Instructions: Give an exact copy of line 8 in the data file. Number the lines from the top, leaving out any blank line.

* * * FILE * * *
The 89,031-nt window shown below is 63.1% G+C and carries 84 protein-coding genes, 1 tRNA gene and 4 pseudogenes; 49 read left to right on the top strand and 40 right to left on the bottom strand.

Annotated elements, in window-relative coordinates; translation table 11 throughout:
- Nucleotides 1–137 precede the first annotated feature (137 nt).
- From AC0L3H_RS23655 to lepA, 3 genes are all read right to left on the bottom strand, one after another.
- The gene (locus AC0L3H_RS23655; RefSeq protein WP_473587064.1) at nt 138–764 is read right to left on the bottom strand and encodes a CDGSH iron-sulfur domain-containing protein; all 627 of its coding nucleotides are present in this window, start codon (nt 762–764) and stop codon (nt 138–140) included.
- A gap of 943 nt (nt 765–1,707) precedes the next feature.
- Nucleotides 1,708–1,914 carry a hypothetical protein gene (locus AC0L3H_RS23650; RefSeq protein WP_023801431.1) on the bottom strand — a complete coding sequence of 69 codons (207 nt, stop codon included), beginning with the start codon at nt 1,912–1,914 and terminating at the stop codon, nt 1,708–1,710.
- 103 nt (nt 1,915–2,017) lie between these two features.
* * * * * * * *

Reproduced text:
- 103 nt (nt 1,915–2,017) lie between these two features.